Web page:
Feeds
75%
Kobo Glo

Kobo Glo illuminated e-reader review

Read between the covers - and under them

  • alert
  • submit to reddit

Gartner critical capabilities for enterprise endpoint backup

Reading in the dark

Under ordinary lighting, the Glo’s screen takes on a pale blue cast rather than the usual grey, hence Amazon’s decision to call its version “Paperwhite”. I’m not convinced it makes for any improvement unless you’re using the light to compensate for too little lighting or too much. Upping the brightness can cut through some bright overhead lighting.

Worse, perhaps, the light makes the E Ink screen’s page turn ‘blackout’ much more intrusive than it usually is. Maybe that’s why the Kobo software limits full screen refreshes every six page turns. The downside: this leads to broken characters and ghosting. I turned it from the default to a refresh with every page turn but, as I say, this makes the refresh more in-your-face when the light is on.

Kobo Glo
Kobo Glo

With 'backlight' illumination (top) and without (bottom)

The Glo is touch-sensitive. There are no physical page turn buttons, and screen itself doesn’t detect taps - they’re spotted by sensors mounting in the thick bezel. So you can use the end of a pencil or any other stylus as well as fingertips.

Touch is said by e-reader makers with touch-enabled e-readers to be more “natural” than buttons, but I’m not convinced. Tap a screen or tap a button - what’s the difference? Touch does let you swipe, but that’s a poor mimic of turning a physical page. But it is unquestionably better than selecting an on-screen keyboard’s keys with a five-way nav button.

Kobo Glo
Kobo Glo

The Glo's illumination runs from just noticeable (top) to very bright (bottom) - but look at the ghosting

I shouldn’t harp on about touchscreen e-readers. They’re all as bad in this respect, and the Glo is no worse than the rest. Its light is as good as theirs too. The only reason I’d select, say, a Kindle Paperwhite or Nook SimpleTouch Glowlight over the Kobo is that their more curvaceous cases are more pleasant to hold.

Of course, the Amazon offering isn’t out yet, and won’t ship until 17 December. The Nook is available, for the same £109 as the Kindle. It would be my choice - it’s worth the extra tenner over the £100 Glo for the better quality casing. And it supports the same ePub and DRM formats as the Glo.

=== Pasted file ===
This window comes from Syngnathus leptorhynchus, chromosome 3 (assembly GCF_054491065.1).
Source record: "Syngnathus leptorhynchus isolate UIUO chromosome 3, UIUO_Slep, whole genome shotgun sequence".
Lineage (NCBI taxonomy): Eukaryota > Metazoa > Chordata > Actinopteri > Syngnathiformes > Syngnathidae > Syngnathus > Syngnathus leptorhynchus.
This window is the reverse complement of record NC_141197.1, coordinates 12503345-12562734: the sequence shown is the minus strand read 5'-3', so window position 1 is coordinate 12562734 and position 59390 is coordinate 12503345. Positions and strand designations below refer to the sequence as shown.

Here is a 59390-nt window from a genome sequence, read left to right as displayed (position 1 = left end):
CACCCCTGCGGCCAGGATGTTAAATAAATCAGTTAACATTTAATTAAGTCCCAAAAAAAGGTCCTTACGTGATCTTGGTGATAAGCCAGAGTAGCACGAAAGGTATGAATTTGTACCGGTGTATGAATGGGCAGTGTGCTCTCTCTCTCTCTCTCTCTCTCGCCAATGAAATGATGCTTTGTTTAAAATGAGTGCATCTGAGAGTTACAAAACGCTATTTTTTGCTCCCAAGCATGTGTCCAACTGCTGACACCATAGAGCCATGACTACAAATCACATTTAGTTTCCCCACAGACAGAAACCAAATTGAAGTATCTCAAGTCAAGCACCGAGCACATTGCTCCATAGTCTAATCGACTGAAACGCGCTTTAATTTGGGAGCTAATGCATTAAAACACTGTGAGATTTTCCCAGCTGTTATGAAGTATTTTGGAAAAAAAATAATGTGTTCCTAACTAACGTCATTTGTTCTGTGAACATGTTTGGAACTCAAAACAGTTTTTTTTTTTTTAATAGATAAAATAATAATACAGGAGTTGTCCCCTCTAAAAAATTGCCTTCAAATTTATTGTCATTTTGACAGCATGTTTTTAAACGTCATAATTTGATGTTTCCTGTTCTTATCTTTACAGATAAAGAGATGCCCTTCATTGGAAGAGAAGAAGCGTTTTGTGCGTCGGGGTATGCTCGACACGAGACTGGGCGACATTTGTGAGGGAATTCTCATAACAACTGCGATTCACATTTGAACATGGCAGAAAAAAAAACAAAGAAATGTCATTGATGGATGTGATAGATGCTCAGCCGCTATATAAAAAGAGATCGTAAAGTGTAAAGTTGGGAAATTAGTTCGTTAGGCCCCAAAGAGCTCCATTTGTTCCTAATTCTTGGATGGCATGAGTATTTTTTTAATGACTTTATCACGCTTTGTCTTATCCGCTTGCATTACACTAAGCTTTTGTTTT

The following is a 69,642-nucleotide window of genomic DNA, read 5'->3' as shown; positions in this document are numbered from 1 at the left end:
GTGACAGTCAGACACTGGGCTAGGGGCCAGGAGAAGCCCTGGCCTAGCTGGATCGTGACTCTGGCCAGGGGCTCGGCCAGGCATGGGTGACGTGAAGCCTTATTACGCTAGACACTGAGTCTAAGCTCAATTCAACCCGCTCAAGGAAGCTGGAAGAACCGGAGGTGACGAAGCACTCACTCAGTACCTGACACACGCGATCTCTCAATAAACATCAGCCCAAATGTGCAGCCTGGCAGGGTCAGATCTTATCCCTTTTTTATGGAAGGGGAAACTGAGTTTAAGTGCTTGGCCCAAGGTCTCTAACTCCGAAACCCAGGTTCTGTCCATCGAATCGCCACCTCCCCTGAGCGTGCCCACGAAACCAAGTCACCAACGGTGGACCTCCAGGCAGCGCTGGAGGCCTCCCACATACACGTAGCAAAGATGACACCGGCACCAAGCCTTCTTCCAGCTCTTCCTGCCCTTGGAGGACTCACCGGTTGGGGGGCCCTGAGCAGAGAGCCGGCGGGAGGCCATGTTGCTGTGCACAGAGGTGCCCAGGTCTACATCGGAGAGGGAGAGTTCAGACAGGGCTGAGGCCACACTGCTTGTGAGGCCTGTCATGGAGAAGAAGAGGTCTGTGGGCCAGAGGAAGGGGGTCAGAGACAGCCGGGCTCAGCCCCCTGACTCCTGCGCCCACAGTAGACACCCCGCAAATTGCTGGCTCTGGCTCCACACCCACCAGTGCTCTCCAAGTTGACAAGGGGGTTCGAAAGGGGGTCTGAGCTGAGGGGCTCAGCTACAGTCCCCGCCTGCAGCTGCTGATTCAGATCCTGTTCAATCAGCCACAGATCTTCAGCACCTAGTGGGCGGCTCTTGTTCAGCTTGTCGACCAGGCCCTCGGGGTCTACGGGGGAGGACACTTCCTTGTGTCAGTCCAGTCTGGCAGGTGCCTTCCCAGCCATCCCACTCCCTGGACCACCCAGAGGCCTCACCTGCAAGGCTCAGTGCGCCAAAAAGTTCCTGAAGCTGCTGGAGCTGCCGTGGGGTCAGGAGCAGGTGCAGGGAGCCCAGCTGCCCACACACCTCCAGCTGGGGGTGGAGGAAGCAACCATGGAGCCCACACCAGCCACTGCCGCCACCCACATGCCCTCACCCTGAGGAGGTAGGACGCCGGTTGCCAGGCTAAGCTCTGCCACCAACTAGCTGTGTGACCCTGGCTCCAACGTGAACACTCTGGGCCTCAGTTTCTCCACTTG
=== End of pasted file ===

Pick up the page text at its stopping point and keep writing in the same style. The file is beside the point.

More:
Verdict

The Glo isn’t a bad e-reader, and Kobo has an impressively well-stocked e-book shop ready to fill it. Its UI is up to the job. But though e-readers are now as cheap as chips, they don’t have to feel like they cost almost nothing to make. Unfortunately, the Glo does. So does Kobo’s Mini, but its unique 5in size offers some compensation. Not so the Glo, which delivers the same features as a host of rival e-readers but in a less attractive outfit. ®

More E-reader Reviews

Apple
iPad Mini
Amazon Kindle
Paperwhite
Kobo
Mini
B&N Nook
SimpleTouch Glowlight
Ten...
Apple iPad Mini
alternatives

Boost IT visibility and business value

75%
Kobo Glo

Kobo Glo illuminated e-reader review

Kobo's take on the new wave of illuminated e-book readers.
Price: £100 RRP

More from The Register

next story
Kate Bush: Don't make me HAVE CONTACT with your iPHONE
Can't face sea of wobbling fondle implements. What happened to lighters, eh?
The agony and ecstasy of SteamOS: WHERE ARE MY GAMES?
And yes it does need a fat HDD (or SSD, it's cool with either)
Apple takes blade to 13-inch MacBook Pro with Retina display
Shaves price, not screen on mid-2014 model
iPhone 6 flip tip slips in Aussie's clip: Apple's 'reversible USB' leaks
New plug not compatible with official Type-C, according to fresh rumors
Steve Jobs had BETTER BALLS than Atari, says Apple mouse designer
Xerox? Pff, not even in the same league as His Jobsiness
TV transport tech, part 1: From server to sofa at the touch of a button
You won't believe how much goes into today's telly tech
Apple analyst: fruity firm set to shift 75 million iPhones
We'll have some of whatever he's having please
Apple to build WORLD'S BIGGEST iStore in Dubai
It's not the size of your shiny-shiny...
NVIDIA claims first 64-bit ARMv8 SoC for Androids
Mile-High 'Denver' Tegra K1 successor said to rival PC performance
prev story

Whitepapers

5 things you didn’t know about cloud backup
IT departments are embracing cloud backup, but there’s a lot you need to know before choosing a service provider. Learn all the critical things you need to know.
Implementing global e-invoicing with guaranteed legal certainty
Explaining the role local tax compliance plays in successful supply chain management and e-business and how leading global brands are addressing this.
Build a business case: developing custom apps
Learn how to maximize the value of custom applications by accelerating and simplifying their development.
Rethinking backup and recovery in the modern data center
Combining intelligence, operational analytics, and automation to enable efficient, data-driven IT organizations using the HP ABR approach.
Next gen security for virtualised datacentres
Legacy security solutions are inefficient due to the architectural differences between physical and virtual environments.